DGCX launches currency futures contracts for rouble, won and rand
The Dubai Gold and Commodities Exchange (DGCX) has launched three currency futures contracts – the Russian rouble, the South Korean won and the South African rand – as part of plans to expand its emerging markets offerings.
The launch of the contracts comes after the Russian currency slumped by more than 40 per cent against the US dollar this year due to weakening oil prices and western sanctions to penalise Russia over its military involvement in Ukraine.
Russia, the world’s second-largest oil exporter after Saudi Arabia, is suffering because of the near halving of oil prices to less than US$60 a barrel over the past six months, which was prompted by a supply glut of crude and weaker demand from Europe and Asia. The addition of these cash-settled contracts will increase the number of derivatives products within the currency portfolio to 14, making the DGCX the largest regulated trading platform for forex in the region, the exchange said .
The new emerging markets contracts will equip DGCX’s participants with tools to manage price risk and exposure to foreign currencies as well as provide new arbitrage opportunities, the exchange said.
“Emerging market currencies have been extremely volatile in the past few years due to various macroeconomic factors,” said Gaurang Desai, the interim chief executive.
“The launch of the Russian rouble, Korean won and South African rand futures represent an important facet of our comprehensive and long-term emerging market product strategy.
“The Middle East’s trading links with South Africa, Russia and South Korea have been growing rapidly over the past few years, and businesses transacting with these markets need to make sure that their currency price risk is managed effectively to ensure their long-term sustainability.”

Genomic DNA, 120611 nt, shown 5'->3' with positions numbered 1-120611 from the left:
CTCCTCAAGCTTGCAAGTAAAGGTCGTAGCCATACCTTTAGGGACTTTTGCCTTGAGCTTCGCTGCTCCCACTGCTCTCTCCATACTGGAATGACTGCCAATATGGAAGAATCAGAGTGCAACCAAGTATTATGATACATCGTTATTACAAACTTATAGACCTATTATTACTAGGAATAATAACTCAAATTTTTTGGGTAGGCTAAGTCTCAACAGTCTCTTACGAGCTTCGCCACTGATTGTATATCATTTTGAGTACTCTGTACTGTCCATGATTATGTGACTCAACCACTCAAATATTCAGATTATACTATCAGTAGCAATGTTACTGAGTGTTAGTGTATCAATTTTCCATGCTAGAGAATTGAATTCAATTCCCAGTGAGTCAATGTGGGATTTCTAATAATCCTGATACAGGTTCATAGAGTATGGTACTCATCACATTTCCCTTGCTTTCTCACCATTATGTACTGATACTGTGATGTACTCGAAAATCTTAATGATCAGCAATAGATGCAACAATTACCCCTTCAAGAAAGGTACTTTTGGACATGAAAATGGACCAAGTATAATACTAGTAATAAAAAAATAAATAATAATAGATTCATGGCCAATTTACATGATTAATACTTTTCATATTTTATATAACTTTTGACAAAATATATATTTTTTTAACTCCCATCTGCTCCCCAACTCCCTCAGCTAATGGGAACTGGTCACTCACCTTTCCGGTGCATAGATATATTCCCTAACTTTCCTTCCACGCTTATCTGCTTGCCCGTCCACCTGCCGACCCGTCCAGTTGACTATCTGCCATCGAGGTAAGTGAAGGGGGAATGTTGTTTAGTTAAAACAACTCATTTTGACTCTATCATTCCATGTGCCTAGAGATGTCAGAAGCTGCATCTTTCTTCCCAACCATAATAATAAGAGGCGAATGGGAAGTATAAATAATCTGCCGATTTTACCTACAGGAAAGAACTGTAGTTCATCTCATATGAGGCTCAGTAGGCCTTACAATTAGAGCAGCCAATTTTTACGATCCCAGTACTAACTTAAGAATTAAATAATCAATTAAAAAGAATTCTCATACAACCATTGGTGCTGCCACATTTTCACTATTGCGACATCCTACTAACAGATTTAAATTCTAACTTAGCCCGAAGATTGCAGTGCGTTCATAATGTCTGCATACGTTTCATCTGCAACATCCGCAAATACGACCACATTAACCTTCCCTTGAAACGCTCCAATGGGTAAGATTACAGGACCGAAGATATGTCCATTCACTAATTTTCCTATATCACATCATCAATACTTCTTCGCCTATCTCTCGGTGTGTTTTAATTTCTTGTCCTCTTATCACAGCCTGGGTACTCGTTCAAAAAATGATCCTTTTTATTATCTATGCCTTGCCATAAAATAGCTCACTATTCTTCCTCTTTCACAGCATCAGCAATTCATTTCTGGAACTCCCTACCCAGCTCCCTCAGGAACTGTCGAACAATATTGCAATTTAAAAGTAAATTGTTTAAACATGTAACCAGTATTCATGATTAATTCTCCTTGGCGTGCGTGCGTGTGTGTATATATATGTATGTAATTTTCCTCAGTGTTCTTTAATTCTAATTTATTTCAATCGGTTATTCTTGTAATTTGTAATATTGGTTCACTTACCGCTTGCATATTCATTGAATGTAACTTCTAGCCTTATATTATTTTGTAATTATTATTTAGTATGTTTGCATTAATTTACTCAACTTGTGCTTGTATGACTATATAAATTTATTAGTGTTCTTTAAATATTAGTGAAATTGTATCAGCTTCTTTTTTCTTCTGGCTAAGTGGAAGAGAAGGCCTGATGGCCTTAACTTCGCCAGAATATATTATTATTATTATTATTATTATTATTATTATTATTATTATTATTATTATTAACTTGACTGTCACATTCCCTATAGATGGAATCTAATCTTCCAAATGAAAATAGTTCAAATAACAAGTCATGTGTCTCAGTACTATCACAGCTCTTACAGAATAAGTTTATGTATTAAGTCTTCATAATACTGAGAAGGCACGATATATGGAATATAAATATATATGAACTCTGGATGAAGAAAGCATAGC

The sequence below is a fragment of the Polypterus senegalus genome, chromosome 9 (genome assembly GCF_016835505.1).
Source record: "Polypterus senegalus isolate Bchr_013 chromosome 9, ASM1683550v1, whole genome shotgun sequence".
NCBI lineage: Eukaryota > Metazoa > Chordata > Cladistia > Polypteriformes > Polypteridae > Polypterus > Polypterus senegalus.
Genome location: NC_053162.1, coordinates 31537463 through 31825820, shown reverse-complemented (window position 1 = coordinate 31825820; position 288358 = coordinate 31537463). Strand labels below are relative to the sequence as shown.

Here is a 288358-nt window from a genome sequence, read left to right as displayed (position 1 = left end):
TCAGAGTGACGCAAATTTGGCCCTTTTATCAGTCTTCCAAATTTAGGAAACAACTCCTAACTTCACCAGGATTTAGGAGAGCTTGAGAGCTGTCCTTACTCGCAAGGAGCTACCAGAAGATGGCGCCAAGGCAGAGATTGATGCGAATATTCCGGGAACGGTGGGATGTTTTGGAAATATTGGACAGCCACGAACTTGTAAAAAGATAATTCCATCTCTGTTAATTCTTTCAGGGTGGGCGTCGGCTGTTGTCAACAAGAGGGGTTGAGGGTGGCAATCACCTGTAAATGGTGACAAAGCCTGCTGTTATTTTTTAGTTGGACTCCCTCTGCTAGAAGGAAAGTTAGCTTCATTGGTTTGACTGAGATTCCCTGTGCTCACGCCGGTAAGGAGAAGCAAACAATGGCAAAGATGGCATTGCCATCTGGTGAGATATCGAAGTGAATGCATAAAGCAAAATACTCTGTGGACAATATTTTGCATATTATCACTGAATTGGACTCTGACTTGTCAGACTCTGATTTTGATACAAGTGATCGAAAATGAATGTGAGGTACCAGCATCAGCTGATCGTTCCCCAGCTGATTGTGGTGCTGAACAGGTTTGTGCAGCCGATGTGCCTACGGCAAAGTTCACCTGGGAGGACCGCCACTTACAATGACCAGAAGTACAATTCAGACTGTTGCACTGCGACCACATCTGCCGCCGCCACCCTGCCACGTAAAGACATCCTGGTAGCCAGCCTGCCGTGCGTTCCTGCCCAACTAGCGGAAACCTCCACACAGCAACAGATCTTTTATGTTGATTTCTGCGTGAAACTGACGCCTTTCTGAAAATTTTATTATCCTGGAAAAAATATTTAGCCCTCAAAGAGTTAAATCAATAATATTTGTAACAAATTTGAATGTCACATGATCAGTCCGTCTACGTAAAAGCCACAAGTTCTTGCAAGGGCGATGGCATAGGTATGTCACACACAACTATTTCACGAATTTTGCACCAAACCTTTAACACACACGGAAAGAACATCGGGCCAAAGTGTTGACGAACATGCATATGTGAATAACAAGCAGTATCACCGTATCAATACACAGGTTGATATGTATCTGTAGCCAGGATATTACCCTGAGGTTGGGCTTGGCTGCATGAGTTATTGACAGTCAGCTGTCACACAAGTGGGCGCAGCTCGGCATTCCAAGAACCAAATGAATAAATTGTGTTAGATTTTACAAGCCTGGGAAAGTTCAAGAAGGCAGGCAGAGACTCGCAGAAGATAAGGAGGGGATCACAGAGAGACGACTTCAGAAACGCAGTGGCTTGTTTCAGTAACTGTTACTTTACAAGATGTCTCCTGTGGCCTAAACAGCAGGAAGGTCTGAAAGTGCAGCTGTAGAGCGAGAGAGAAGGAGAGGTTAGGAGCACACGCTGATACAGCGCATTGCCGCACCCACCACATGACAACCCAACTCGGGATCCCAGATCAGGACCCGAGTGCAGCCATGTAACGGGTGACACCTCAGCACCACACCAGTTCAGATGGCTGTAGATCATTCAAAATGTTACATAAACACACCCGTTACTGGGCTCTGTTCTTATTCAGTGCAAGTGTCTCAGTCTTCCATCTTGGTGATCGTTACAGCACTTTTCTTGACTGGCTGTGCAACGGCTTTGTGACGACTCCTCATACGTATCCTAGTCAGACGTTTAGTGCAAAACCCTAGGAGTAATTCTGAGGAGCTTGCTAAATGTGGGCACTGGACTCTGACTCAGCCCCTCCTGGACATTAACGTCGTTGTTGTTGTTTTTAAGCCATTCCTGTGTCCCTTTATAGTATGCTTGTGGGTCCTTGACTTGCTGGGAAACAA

The contracts will be cleared by the Dubai Commodities Clearing Corporation, a unit of DGCX.
“With the global crisis highlighting counterparty risk and lack of transparency associated with transacting FX [forex] trades bilaterally or over the counter, regulated exchanges and clearing houses are assuming even more importance in today’s FX markets,” the exchange said.
The Russian rouble contracts are a welcome addition to the exchange, given the decline in the Russian currency and strengthening trade ties between the UAE, the Arabian Gulf and Russia, said Pradeep Unni, head of trading at Dubai-based Richcomm Global Services, an international commodity services company.
Trade between Russia and the UAE has increased to US$2.5 billion last year, up from $1.48bn in 2012. The value of bilateral investments between the two countries stood at more than $18bn, with Abu Dhabi alone signing an agreement last year to create a $5bn investment fund, the biggest foreign investment in Russia’s infrastructure.
“DGCX launched the contract at the right time when the market wanted it. Currently, if you want to hedge the Russian rouble there are few banks or few brokers that offer non-deliverable forwards for the rouble. But it’s not accessible to everyone and to trade through banks is difficult,” said Mr Unni.
“Corporates are exposed to massive currency risk. The necessity of hedging the [Russian] currency has become much more important after the rouble crisis, and since the oil price has come down so much.”
DGCX’s trading volumes have been growing, with a 28 per cent increase in October from a year earlier period due to the addition of four new products and growth in the currency segment. October saw the year’s second highest monthly volume with trade touching 1,044,396 contracts.
In the same month the exchange also launched two new index products and two mini-Indian rupee contracts.
DGCX’s currency segment grew 31 per cent year on year in October, accounting for 93 per cent of total volume, with both the Indian rupee futures and mini-Indian rupee futures contracts performing well.
In addition to the new currency products, the exchange is planning to introduce a spot gold contract, the first of its kind in the Middle East.
The exchange’s other futures contracts include oil, metals, polypropylene and equities.
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Published: December 29, 2014 04:00 AM